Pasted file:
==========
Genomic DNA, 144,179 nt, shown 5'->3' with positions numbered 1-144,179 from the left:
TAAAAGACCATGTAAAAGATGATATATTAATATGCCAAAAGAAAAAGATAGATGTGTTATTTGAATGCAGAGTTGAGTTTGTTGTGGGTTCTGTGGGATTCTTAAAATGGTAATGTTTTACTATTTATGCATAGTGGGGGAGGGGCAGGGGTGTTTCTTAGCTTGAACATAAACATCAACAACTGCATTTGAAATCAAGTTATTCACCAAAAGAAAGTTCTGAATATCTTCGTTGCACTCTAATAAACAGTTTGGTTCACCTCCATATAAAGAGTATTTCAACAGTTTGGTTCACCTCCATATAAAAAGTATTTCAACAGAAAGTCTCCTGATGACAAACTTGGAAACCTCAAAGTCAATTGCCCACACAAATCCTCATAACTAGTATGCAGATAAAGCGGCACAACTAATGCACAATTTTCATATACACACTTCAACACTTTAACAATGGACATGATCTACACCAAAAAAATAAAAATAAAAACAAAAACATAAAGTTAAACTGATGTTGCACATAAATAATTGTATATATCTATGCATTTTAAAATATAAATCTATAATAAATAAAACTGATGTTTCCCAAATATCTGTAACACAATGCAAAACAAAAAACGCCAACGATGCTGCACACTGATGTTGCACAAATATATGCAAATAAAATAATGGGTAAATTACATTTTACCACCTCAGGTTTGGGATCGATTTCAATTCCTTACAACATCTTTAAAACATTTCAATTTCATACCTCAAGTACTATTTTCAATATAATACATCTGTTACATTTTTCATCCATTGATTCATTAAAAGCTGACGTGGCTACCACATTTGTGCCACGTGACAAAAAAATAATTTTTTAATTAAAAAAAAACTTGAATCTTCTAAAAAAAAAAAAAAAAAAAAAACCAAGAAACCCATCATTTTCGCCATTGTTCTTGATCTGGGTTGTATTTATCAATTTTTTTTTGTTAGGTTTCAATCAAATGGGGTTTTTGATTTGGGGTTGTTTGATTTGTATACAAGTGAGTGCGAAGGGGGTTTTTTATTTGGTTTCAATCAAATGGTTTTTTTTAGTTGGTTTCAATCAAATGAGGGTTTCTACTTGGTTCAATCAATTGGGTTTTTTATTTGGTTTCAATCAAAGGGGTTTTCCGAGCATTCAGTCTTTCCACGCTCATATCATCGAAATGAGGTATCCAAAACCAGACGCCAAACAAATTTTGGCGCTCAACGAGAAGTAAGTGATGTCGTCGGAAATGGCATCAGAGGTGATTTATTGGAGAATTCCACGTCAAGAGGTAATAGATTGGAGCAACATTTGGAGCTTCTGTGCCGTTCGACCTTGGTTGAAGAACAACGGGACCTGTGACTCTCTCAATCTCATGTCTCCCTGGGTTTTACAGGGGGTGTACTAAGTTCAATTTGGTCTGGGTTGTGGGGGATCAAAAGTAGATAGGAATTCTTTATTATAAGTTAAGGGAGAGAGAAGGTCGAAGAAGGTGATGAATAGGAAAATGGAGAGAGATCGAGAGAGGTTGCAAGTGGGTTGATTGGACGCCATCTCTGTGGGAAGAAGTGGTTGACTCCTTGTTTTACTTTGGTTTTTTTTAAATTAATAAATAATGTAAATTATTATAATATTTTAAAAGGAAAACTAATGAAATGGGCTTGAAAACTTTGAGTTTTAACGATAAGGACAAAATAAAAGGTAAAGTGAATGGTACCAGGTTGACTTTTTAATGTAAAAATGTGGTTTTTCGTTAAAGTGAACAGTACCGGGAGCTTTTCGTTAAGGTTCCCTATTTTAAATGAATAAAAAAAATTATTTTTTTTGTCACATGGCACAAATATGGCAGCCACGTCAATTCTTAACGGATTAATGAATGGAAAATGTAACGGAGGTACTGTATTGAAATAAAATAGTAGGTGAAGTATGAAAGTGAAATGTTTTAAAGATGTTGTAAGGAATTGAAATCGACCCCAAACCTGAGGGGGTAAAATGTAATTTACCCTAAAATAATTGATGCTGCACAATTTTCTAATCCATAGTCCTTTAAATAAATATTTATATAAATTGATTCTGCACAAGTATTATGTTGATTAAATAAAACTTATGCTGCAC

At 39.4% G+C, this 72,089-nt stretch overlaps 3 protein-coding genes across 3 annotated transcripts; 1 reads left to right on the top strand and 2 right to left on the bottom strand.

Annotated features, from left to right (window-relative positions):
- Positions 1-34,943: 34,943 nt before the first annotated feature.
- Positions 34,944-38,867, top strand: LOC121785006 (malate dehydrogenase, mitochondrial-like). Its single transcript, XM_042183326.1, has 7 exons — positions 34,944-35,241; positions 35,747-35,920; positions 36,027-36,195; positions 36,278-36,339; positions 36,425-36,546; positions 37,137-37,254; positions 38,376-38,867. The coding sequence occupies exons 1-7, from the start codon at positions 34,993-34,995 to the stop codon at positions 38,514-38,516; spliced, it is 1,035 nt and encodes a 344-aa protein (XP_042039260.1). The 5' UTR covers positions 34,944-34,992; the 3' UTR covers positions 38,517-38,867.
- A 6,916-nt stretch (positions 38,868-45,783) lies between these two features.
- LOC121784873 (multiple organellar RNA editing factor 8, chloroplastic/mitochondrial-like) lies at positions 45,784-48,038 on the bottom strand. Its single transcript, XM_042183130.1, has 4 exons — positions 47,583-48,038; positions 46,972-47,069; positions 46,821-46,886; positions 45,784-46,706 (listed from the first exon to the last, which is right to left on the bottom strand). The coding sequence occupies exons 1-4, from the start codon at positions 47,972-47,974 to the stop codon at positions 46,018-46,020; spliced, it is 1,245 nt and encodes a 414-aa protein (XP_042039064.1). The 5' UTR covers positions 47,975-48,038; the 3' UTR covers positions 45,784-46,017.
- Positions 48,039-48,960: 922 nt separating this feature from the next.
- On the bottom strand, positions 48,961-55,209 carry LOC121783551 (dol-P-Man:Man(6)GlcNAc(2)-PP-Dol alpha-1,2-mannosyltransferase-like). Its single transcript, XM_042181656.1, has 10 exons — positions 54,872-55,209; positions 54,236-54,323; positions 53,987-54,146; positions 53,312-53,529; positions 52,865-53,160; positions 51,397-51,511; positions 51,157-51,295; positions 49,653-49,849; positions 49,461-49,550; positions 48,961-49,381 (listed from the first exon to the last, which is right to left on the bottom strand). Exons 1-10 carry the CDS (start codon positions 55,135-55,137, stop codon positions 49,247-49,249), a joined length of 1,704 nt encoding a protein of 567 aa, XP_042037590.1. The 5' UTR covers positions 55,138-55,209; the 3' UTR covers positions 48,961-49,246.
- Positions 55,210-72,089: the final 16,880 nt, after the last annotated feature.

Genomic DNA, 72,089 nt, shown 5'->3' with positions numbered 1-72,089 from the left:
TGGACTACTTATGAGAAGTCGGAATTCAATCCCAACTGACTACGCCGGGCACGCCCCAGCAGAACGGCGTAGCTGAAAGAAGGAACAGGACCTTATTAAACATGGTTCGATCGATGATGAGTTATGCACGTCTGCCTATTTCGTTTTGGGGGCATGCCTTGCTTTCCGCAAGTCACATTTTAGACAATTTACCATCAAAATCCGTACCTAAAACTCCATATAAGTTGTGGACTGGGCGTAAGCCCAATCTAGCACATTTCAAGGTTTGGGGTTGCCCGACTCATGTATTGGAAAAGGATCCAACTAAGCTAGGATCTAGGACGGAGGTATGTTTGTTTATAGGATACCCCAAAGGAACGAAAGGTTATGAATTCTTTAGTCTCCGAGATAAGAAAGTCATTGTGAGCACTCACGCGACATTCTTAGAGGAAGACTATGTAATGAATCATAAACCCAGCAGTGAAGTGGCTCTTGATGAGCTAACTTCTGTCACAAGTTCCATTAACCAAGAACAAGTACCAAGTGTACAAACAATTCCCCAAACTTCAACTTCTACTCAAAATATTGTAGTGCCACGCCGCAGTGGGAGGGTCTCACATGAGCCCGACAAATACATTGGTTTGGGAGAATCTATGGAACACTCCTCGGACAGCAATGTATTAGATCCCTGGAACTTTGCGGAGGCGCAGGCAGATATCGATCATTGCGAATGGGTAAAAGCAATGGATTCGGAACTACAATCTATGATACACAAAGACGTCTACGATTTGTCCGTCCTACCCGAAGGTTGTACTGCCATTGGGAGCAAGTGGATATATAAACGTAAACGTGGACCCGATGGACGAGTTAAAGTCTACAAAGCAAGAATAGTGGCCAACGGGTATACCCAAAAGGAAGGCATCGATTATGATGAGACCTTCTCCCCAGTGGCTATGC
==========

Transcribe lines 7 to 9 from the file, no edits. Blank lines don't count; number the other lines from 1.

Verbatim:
- A 6,916-nt stretch (positions 38,868-45,783) lies between these two features.
- LOC121784873 (multiple organellar RNA editing factor 8, chloroplastic/mitochondrial-like) lies at positions 45,784-48,038 on the bottom strand. Its single transcript, XM_042183130.1, has 4 exons — positions 47,583-48,038; positions 46,972-47,069; positions 46,821-46,886; positions 45,784-46,706 (listed from the first exon to the last, which is right to left on the bottom strand). The coding sequence occupies exons 1-4, from the start codon at positions 47,972-47,974 to the stop codon at positions 46,018-46,020; spliced, it is 1,245 nt and encodes a 414-aa protein (XP_042039064.1). The 5' UTR covers positions 47,975-48,038; the 3' UTR covers positions 45,784-46,017.
- Positions 48,039-48,960: 922 nt separating this feature from the next.